"It was hard for me. You think you process something, but I hadn't processed that moment and how each second was how long George Floyd's neck was being knelt on," Taylor said. "It was hard to hold it together. It was such an emotional thing when you think about the amount of time that knee was on his neck. It's a long time."

Following the moment of silence, two young activists took the stage to share their thoughts about what it's like to play a role in this movement.

Hundreds gather at Alexandria Technical and Community College, inclduing this banner next to the stage, for the Time for change event on Thursday night. (Jared Rubado / Echo Press)
Hundreds gather at Alexandria Technical and Community College, inclduing this banner next to the stage, for the Time for change event on Thursday night. (Jared Rubado / Echo Press)

Finding friends in the cause

Maddie Bogart and Niki Botzet both graduated from Alexandria Area High School in 2019. While friendly acquaintances, they wouldn't have considered themselves friends. That was until a march happened two weeks ago in Alexandria following Floyd's death.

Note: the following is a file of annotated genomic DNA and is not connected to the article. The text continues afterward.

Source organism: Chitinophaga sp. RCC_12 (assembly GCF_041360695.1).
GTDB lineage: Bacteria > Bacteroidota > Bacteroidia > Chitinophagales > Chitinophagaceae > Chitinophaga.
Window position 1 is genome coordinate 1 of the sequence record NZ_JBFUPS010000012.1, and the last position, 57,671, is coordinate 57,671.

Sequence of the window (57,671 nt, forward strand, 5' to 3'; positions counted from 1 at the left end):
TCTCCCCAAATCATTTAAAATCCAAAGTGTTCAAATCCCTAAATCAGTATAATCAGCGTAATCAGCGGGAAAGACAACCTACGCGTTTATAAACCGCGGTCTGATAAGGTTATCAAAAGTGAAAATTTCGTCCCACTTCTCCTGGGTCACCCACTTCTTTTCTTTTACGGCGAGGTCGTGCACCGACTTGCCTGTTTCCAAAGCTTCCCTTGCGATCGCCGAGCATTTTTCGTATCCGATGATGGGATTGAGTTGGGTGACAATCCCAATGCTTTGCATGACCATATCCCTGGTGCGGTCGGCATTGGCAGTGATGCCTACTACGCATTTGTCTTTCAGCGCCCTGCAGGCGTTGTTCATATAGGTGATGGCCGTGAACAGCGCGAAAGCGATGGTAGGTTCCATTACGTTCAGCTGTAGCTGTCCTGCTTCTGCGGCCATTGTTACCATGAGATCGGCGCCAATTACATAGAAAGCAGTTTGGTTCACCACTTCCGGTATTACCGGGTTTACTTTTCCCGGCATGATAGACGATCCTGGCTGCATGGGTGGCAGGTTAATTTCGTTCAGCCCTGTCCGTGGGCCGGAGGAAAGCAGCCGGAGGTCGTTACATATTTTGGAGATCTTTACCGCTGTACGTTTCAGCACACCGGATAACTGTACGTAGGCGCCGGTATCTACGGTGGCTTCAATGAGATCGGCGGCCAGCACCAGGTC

Boggart is heading into her sophomore year at Concordia College in Moorhead. There she's enrolled in global studies courses and is an active member in the Diversity, Equity and Inclusion Commission. While Bogart is active in striving for change, she's relatively new to the game.

"I went through some tough times in middle school and the beginning of high school," Bogart said. "I think that helped me grow in my empathy for other people. I really appreciated it when people spoke up for me in my struggles, and it hurt when people stigmatized me in certain ways. My problems were different than people affected by racism, but it helped me show empathy to people who define themselves by their differences."